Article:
required to focus on land use that affects  access  to areas 
            with mineral deposits of significance.  Access to mineral 
            deposits, however, affects the ability to develop mineral 
            deposits in the future.  This bill will require a lead agency, 
            as part of its mineral resources management policies, to 
            assist in the management of land use that affects  access  to 
            areas of statewide and regional significance.  

           2)Purpose of Mineral Resources Management Policies.   One of the 
            major purposes of requiring lead agencies to establish mineral 
            resources management policies is that they ensure that the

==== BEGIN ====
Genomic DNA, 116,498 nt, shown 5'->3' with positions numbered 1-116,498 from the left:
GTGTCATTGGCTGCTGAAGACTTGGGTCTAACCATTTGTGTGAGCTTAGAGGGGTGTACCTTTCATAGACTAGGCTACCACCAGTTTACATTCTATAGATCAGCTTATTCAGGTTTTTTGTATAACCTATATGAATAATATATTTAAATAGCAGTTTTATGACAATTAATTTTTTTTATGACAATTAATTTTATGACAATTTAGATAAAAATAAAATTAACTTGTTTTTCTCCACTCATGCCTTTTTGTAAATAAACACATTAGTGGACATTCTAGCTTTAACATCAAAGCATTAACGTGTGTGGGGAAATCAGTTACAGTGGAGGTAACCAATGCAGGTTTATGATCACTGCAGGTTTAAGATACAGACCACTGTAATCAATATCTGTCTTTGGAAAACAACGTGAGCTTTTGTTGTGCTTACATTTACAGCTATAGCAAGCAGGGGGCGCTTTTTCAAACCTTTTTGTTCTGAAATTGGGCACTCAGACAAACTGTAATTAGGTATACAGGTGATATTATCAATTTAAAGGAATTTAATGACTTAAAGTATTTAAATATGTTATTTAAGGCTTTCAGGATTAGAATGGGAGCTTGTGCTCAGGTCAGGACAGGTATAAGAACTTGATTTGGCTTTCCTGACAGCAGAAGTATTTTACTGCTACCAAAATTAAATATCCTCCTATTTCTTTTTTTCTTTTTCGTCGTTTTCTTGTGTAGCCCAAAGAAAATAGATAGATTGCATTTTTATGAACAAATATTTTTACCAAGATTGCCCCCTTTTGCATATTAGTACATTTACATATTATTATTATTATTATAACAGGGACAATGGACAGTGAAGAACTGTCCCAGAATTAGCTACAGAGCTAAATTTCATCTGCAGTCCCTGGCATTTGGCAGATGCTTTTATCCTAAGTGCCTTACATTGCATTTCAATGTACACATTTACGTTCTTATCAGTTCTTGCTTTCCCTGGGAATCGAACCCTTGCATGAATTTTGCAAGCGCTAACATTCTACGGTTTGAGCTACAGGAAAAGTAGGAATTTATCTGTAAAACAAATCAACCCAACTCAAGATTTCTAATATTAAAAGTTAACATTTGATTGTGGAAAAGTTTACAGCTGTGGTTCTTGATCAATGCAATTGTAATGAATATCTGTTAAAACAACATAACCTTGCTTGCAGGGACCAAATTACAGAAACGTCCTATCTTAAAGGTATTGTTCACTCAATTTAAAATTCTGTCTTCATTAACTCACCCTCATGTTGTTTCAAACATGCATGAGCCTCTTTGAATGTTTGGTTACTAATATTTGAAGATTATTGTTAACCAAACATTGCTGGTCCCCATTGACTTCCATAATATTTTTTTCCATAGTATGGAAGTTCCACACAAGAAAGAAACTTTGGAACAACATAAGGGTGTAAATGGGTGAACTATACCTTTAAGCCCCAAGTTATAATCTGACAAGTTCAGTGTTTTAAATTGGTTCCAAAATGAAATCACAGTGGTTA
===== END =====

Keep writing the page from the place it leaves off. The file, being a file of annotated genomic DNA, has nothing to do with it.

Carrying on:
mineral resource potential of lands is recognized and 
            considered in the land use planning process.  These polices do 
            not require lead agencies to develop mineral resources, nor do 








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            they preempt any law or regulation regarding permitting or 
            environmental review.

           3)The Effect of the Bill.   According to a 2007 report from the 
            Board, the Commission on State Mandates adopted a decision in 
            1985 holding that the statute requiring a lead agency to 
            establish mineral resources management policies constitutes a 
            reimbursable mandate.  The consequence of this decision is 
            that a lead agency is not required to establish mineral 
            resources management policies if reimbursement is not 
            provided.  Reimbursement is provided for lead agencies under 
            certain circumstances; however, when no reimbursement is